Professional football is a national pastime in the United States. Teams from New York to Miami, and Boston to San Diego, are intently watched from televisions, Internet web casts and stadium seats by millions of people. Yet what viewers often forget is that each collision could be a significant head injury in the making. In fact, this kind of trauma has happened to over 4,000 players who are set to receive settlement dollars from the NFL to cover their suffering.
The NFL settlement deal comes at the price tag of $765 million to the organization, but the price has reportedly been much higher for former football players and their loved ones. Each player involved in the suit has a personal story that reveals just how horrific a head injury can be. From coverage of medical expenses related to paralysis, memory loss and ALS, the dollars will help pay for associated expenses, but can never hope to take away the emotional pain.
Although the NFL has taken safety measures in recent years to mitigate further head injury concerns, football is still known to carry dangers due to the repeated (and high-speed) contact between players. During this highly-publicized NFL settlement case, many neurologically-impaired players and their family members have addressed concern that the NFL did not fully disclose known dangers to their athletes. The NFL chose to settle the case before it proceeded further, which is not uncommon in lawsuits of this type.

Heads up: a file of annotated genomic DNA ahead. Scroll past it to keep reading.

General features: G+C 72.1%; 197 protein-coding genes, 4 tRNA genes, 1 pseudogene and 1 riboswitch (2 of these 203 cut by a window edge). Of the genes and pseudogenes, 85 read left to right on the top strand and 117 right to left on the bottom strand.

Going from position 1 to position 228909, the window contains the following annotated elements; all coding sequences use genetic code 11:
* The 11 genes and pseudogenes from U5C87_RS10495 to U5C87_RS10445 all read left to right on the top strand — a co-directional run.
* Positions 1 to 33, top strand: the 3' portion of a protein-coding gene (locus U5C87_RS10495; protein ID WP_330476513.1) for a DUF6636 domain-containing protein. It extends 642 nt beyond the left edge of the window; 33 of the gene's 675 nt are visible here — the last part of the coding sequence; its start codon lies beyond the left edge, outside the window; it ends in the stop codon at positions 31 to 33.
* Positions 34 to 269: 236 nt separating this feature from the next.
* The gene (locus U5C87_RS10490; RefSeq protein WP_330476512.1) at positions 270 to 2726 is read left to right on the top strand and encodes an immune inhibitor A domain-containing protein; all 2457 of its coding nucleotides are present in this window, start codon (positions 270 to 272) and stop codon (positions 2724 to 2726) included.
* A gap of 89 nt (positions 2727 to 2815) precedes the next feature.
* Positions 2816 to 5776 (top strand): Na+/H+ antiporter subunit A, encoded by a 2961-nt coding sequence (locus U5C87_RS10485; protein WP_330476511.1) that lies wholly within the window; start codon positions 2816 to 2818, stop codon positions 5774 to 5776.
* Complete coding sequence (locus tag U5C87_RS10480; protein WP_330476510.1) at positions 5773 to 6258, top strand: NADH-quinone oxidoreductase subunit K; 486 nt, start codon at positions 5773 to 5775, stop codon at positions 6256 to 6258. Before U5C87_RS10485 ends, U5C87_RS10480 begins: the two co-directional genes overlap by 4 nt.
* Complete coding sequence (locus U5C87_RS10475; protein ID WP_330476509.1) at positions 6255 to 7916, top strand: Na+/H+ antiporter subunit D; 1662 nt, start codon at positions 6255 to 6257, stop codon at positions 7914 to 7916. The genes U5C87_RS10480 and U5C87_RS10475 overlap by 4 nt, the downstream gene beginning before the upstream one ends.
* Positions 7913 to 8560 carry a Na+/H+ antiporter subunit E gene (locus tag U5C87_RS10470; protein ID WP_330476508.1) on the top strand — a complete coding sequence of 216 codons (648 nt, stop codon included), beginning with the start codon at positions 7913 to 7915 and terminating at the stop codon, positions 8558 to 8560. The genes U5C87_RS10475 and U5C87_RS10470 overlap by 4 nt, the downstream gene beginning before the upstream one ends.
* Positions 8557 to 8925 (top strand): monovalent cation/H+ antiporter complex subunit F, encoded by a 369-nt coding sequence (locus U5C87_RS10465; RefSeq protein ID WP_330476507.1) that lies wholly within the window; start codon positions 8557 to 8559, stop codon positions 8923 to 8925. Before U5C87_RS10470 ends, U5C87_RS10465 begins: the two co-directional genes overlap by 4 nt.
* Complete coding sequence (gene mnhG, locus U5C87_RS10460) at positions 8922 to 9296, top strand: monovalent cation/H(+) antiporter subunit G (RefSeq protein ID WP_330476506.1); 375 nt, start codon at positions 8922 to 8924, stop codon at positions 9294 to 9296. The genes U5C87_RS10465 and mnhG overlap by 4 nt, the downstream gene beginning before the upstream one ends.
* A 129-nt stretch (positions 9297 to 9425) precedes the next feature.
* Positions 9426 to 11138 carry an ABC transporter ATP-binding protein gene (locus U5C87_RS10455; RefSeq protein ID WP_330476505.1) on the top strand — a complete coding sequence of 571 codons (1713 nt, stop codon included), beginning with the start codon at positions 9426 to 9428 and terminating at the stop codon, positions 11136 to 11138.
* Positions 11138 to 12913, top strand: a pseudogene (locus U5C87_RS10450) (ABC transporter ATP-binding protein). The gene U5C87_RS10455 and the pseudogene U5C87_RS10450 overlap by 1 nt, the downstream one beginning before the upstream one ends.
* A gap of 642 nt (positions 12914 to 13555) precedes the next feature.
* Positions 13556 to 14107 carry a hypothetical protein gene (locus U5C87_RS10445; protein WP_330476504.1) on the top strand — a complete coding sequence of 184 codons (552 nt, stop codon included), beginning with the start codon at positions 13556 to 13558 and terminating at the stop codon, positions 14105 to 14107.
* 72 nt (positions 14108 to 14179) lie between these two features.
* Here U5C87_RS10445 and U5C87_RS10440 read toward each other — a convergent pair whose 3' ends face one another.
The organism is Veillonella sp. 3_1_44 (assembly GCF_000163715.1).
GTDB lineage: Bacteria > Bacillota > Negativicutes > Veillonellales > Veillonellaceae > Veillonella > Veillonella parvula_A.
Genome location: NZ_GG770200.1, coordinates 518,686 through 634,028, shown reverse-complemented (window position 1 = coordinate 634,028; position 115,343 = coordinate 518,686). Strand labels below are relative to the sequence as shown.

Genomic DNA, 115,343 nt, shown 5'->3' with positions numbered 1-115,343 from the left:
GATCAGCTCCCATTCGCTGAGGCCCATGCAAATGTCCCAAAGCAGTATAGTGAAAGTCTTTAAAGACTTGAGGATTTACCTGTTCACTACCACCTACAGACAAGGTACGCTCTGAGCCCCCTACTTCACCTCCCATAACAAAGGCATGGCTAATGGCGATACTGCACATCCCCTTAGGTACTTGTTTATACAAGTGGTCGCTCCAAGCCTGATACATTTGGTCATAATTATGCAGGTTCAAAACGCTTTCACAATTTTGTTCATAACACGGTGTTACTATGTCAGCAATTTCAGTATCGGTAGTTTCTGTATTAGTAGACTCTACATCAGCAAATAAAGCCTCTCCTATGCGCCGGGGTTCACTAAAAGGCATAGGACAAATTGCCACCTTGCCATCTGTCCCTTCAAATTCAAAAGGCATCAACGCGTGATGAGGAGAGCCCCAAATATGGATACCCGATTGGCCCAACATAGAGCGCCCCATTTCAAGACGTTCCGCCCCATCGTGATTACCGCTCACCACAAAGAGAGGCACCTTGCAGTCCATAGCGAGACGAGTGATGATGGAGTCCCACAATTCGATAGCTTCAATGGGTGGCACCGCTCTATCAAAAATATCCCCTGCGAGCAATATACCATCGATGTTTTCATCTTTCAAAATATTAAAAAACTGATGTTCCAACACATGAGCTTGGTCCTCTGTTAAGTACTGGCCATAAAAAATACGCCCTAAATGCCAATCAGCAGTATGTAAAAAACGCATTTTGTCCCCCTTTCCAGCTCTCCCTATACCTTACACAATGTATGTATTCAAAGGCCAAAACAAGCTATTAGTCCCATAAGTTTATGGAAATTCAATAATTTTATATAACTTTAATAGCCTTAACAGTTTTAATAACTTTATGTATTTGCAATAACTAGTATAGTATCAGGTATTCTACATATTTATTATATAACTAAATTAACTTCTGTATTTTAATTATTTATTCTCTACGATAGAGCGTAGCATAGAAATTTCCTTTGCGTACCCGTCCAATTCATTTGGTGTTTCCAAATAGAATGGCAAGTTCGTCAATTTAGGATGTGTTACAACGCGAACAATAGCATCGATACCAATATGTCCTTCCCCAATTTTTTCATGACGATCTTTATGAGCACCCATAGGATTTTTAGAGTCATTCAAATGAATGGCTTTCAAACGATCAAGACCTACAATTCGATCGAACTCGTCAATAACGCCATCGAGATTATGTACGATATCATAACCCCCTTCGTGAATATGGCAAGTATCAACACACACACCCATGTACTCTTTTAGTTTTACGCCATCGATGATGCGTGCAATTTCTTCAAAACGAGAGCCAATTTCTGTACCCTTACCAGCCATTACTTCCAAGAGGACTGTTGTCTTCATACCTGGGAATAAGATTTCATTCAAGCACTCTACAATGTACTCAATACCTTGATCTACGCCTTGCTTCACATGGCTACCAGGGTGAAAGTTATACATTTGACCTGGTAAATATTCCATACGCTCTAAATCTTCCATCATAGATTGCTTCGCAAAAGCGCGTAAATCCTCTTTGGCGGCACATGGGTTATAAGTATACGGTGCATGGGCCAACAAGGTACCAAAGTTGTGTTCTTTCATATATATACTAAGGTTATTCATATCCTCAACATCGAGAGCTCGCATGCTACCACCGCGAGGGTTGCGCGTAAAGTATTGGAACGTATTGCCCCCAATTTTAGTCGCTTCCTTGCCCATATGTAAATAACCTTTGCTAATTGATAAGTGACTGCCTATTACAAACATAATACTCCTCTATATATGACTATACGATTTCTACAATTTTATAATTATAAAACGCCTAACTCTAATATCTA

While it’s a step in the right direction for New York based and other retired football players who suffered head injury problems due to their careers playing this sport, there are likely to be many more players that step forward in the coming years. The $765 million settlement will not cover current football players. Though no one wants to see the NFL negatively impacted beyond repair, it is within any player’s right to seek remuneration through legal channels for any long-term suffering caused by football-related head injury based upon evidence of negligence.
Source: The New York Times, N.F.L. Agrees to Settle Concussion Suit for $765 Million, Ken Belson, Aug. 29, 2013